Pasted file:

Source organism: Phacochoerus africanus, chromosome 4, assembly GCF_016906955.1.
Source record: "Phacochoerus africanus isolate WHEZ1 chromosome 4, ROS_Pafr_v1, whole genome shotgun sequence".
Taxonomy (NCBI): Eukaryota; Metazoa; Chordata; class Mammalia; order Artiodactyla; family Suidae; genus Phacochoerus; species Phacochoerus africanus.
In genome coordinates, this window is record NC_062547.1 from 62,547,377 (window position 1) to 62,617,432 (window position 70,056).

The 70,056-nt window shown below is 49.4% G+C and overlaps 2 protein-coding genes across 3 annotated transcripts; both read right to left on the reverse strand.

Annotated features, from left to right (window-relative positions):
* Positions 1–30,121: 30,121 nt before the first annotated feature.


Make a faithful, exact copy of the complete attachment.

Source organism: Phacochoerus africanus, chromosome 4, assembly GCF_016906955.1.
Source record: "Phacochoerus africanus isolate WHEZ1 chromosome 4, ROS_Pafr_v1, whole genome shotgun sequence".
Taxonomy (NCBI): Eukaryota; Metazoa; Chordata; class Mammalia; order Artiodactyla; family Suidae; genus Phacochoerus; species Phacochoerus africanus.
In genome coordinates, this window is record NC_062547.1 from 62,547,377 (window position 1) to 62,617,432 (window position 70,056).

The 70,056-nt window shown below is 49.4% G+C and overlaps 2 protein-coding genes across 3 annotated transcripts; both read right to left on the reverse strand.

Annotated features, from left to right (window-relative positions):
* Positions 1–30,121: 30,121 nt before the first annotated feature.